Public opinion is a factor selectively ignored or drawn upon by policymakers presenting their case, and the death penalty is no exception. In eight years in office, the Democratic Progressive Party (DPP) failed to carry out one of its professed goals: to abolish capital punishment. As it left office with the death penalty intact, the administration said its hands were tied because a majority of the public believed the death penalty to be an effective deterrent to violent crime.
The administration of President Ma Ying-jeou (馬英九) looks set to follow suit. The public can expect the Cabinet to cite opinion polls when it suits the administration and to turn a deaf ear on issues that do not serve its interests. When it comes to the death penalty, however, the new administration is already echoing the DPP.
Minister of Justice Wang Ching-feng (王清峰) lost no time after the inauguration in promising to consider abolishing the death penalty. In the same breath, however, she warned that she had no clue how to go about achieving this goal, as it would run counter to public opinion. Almost 80 percent of the public supports capital punishment, Wang said, a figure also cited by the DPP.
Yet neither the DPP nor the Chinese Nationalist Party (KMT) has shown much interest in propagating the fact that around 50 countries have abolished capital punishment over the past two decades — reasons that could shift public opinion. Today almost 140 countries have ceased to employ the death penalty, leaving Taiwan among a shrinking minority.
Studies have found no evidence that the threat of execution prevents violent crimes such as murder, nor have they found that these crimes multiply when the death penalty is removed. Capital punishment can therefore only serve two purposes: to assure the public that this “effective” deterrent exists (although it is not effective) and to fill a need for retribution proportional to the crime committed.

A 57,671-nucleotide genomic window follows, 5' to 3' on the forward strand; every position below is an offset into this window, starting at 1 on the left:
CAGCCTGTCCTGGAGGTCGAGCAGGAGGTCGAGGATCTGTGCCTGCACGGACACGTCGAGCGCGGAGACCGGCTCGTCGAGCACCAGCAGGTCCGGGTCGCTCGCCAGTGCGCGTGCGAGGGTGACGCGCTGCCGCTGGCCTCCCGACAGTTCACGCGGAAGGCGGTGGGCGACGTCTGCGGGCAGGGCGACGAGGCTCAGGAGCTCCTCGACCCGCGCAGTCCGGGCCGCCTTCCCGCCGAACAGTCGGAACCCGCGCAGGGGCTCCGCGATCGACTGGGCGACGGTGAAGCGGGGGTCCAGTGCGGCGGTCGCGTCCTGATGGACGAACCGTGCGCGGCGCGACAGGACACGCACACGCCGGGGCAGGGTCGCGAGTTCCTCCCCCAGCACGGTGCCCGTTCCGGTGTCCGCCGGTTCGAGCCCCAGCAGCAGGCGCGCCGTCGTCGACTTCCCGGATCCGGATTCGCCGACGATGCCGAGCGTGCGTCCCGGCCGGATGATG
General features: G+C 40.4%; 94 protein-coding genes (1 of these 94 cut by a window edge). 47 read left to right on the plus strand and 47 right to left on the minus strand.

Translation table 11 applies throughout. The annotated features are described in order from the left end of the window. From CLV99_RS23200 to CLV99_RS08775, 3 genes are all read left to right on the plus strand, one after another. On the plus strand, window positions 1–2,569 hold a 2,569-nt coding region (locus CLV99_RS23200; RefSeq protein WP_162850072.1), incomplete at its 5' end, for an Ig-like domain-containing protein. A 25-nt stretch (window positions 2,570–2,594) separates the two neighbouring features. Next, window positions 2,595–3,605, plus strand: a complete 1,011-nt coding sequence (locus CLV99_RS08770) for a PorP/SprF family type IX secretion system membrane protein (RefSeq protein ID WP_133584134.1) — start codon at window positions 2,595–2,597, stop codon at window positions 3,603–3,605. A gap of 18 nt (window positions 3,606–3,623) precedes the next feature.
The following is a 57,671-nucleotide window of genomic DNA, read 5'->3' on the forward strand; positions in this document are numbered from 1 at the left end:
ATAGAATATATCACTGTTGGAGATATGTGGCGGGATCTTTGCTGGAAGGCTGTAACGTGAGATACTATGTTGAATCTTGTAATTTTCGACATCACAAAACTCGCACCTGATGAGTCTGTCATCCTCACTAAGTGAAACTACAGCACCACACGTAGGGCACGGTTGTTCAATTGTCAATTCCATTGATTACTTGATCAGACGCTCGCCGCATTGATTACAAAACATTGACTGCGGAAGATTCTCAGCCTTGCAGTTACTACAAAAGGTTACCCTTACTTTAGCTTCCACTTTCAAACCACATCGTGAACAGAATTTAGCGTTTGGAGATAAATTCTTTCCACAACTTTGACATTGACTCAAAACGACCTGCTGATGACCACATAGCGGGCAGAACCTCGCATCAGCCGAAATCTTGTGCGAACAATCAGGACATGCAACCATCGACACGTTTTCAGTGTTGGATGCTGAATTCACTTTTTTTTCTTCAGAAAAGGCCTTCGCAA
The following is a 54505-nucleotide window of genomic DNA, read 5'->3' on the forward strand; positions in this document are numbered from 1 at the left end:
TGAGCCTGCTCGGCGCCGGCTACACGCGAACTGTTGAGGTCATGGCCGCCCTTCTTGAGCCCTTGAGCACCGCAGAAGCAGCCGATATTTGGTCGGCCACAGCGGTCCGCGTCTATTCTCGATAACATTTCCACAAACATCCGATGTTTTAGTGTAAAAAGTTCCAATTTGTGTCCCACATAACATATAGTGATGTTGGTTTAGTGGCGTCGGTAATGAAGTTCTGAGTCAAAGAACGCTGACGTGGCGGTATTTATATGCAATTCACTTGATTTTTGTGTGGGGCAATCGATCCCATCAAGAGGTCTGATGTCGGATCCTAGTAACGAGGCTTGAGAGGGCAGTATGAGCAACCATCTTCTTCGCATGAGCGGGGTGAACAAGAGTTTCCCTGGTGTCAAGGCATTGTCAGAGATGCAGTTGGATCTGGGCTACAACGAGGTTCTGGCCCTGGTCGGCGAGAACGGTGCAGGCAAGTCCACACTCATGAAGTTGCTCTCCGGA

But modern justice systems have long since abandoned the “eye for an eye” philosophy as inadequate, inappropriate and inhumane. Thus, a rapist is not sentenced to rape. Furthermore, as the death penalty is irreversible, it should not be handed down by an imperfect judiciary. And with doubt-riddled trials like the Hsichih Trio’s, claiming the courts are infallible would be laughable.
The government must therefore make it clear to the public: Even one innocent person executed is far too high a price for what essentially boils down to revenge.
Taiwan also enforces the death penalty for nonviolent crimes such as selling drugs, which can only be described as draconian.
Under the DPP, the use of capital punishment decreased considerably. Although 29 people await execution, Taiwan has not carried out any executions since 2006 — nor does the public seem disturbed by that development. By Wang’s own admission, support for the death penalty falls to 40 percent if the public is assured of complementary measures, such as regulations on parole for violent criminals.
It would seem, then, not so daunting a task after all to present an alternative to the death penalty that both the public and government find fair. It is time for Taiwan’s leaders to stop serving up excuses and set the ball in motion.